High-Speed Serial Explained


High-speed serial is an increasingly popular technology that reduces device footprint and increases data communication rates. This paper explores the fundamental concepts of high-speed serial communication links.


The Need for High-Speed Serial

Consumers continually demand better performance in a smaller form factor with reduced power requirements. In the early 2000s, these demands in a world of big data sparked a drastic shift from parallel to high-speed serial digital communication buses. This in turn has led to devices with much smaller footprints, much higher data throughput, and lower power requirements. These features enable many of the technologies that consumers take advantage of today such as SATA, USB, and PCI Express.

Figure 1: In the early 2000s, the market began transitioning from common parallel communication standards to serial standards.


The physical limitation on the clock rates of parallel buses is around 1 GHz to 2 GHz due to the skew introduced by individual clock and data lines that causes bit errors at faster rates. High-speed serial buses send encoded data that contains both data and clocking information in a single differential signal, so engineers can avoid the speed limitations in parallel buses. Today, high-speed serial links with data lanes running at 10 Gbps are common. Additionally, multiple lanes of serial links can be coherently bonded together to form communication links with higher data throughputs.

By serializing the data and sending it at faster speeds, the number of pin counts in integrated circuits (ICs) can be reduced, which helps decrease device size. Furthermore, because the serial lanes can operate at a much faster clock speed, you can achieve better data throughput than that possible with parallel buses.

Figure 2: This chart shows well-known bus standards and their respective numbers of lanes versus line rates. The serial standards are capable of much higher line rates than the parallel standards, leading to higher throughput.


Though reduced pin count can ease design complexities, the faster speeds required present additional design challenges. With designs reaching RF frequencies, you must make similar analog considerations as you would for RF applications to ensure proper signal integrity. To alleviate these signal integrity issues, you can use high-speed serial links to implement techniques such as encoding, pre-emphasis, and equalization.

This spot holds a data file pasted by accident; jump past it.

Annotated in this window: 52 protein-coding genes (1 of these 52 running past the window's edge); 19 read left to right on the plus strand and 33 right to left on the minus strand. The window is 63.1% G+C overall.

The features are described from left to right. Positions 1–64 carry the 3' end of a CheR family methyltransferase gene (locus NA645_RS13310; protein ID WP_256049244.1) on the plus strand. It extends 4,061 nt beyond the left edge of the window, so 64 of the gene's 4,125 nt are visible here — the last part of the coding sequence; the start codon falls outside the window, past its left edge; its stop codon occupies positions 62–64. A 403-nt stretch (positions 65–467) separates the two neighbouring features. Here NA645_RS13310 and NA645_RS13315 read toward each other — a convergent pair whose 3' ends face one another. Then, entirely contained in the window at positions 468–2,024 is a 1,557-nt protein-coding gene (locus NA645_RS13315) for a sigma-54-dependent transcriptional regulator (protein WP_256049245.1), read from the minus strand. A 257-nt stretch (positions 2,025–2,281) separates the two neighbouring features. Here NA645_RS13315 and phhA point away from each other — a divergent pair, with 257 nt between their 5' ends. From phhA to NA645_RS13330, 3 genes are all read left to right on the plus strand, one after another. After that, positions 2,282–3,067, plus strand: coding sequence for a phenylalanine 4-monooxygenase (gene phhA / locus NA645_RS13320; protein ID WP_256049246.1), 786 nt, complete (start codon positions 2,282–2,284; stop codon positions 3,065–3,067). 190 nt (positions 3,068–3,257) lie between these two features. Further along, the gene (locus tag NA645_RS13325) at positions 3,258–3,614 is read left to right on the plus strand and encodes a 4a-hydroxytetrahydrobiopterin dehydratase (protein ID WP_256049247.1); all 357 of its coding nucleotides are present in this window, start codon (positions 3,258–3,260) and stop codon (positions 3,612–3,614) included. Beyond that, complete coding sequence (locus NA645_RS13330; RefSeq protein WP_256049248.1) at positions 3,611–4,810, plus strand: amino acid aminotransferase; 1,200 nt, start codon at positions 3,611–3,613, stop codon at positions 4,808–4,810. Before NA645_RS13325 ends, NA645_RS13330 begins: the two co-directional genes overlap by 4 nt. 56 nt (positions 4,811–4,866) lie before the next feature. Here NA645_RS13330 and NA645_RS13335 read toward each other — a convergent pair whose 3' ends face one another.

Layers of High-Speed Serial Links

For a serial connection to work, each end must agree to operate within specific parameters. You can abstract these parameters to multiple functional layers. 

Figure 3: You can add layers above the physical and data link layer. These layers vary by protocol and application and are typically the most common layers to customize.

Physical Layer

The physical layer ensures electrical compatibility between devices and presents synchronously clocked bits to the data link layer.

Electrical Interface 

Different high-speed serial protocols define different requirements for the electrical interface of the transmitter and receiver. This ensures electrical compatibility when connecting the transmitter device to the receiver. The electrical signal for high-speed serial links has difficulty achieving the extremely fast rise and fall times necessary to communicate at speeds above 1 Gbps, minimizing electromagnetic emissions, and improving noise immunity by rejecting common-mode noise. Furthermore, peak-to-peak voltages rarely go above 1 V at these speeds, and electrical standards are typically low-voltage differential signaling (LVDS), emitter-coupled logic (ECL), or current-mode logic (CML).

Clock and Data Recovery  

Another important feature of the physical layer for high-speed serial links is clock and data recovery (CDR). CDR is the ability of the receiving device to clock the incoming data stream without the need for an actual clock signal. The data link layer helps achieve this by ensuring frequent bit transitions through encoding. This allows phase-locked loop (PLL) and phase interpolator (PI) circuitry to re-create the transmitting clock and use it to capture the incoming data stream with minimal timing error.

Figure 4: Because encoding at the data link layer ensures frequent transitions between 0 and 1, CDR circuitry can PLL to the incoming bit stream and synchronously sample the encoded data bits.

Signal Integrity Considerations 

Transmitting data with bits transitioning at rates of 5 GHz or more creates analog design challenges. Because transmission speeds are now in frequency ranges typical of RF designs, signal integrity issues arise. You need to use high-quality PCBs, connectors, and cables to successfully communicate at these high data rates. Also, PCB designers should understand transmission line theory when designing for high-speed serial links. They need to be able to avoid stubs, impedance mismatch, and trace length mismatch and use proper techniques for minimizing signal distortions.